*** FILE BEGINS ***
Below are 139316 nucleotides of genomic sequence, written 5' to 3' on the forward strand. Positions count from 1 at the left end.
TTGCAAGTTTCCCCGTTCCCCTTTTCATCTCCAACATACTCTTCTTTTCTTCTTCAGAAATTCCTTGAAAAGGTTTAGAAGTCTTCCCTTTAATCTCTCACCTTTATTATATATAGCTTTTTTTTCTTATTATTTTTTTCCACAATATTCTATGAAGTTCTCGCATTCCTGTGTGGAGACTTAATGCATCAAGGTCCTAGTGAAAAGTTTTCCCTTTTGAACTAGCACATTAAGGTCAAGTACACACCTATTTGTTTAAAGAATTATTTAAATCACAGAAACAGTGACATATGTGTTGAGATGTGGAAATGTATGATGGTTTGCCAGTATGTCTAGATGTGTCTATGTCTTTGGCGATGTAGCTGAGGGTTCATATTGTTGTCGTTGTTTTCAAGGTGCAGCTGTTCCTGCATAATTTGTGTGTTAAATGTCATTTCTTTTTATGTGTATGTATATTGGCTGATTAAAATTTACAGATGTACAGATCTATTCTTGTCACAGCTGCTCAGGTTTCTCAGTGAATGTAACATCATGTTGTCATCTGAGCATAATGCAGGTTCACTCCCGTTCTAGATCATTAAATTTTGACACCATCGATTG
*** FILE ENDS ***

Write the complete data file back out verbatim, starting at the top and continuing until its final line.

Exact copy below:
Below are 139316 nucleotides of genomic sequence, written 5' to 3' on the forward strand. Positions count from 1 at the left end.
TTGCAAGTTTCCCCGTTCCCCTTTTCATCTCCAACATACTCTTCTTTTCTTCTTCAGAAATTCCTTGAAAAGGTTTAGAAGTCTTCCCTTTAATCTCTCACCTTTATTATATATAGCTTTTTTTTCTTATTATTTTTTTCCACAATATTCTATGAAGTTCTCGCATTCCTGTGTGGAGACTTAATGCATCAAGGTCCTAGTGAAAAGTTTTCCCTTTTGAACTAGCACATTAAGGTCAAGTACACACCTATTTGTTTAAAGAATTATTTAAATCACAGAAACAGTGACATATGTGTTGAGATGTGGAAATGTATGATGGTTTGCCAGTATGTCTAGATGTGTCTATGTCTTTGGCGATGTAGCTGAGGGTTCATATTGTTGTCGTTGTTTTCAAGGTGCAGCTGTTCCTGCATAATTTGTGTGTTAAATGTCATTTCTTTTTATGTGTATGTATATTGGCTGATTAAAATTTACAGATGTACAGATCTATTCTTGTCACAGCTGCTCAGGTTTCTCAGTGAATGTAACATCATGTTGTCATCTGAGCATAATGCAGGTTCACTCCCGTTCTAGATCATTAAATTTTGACACCATCGATTG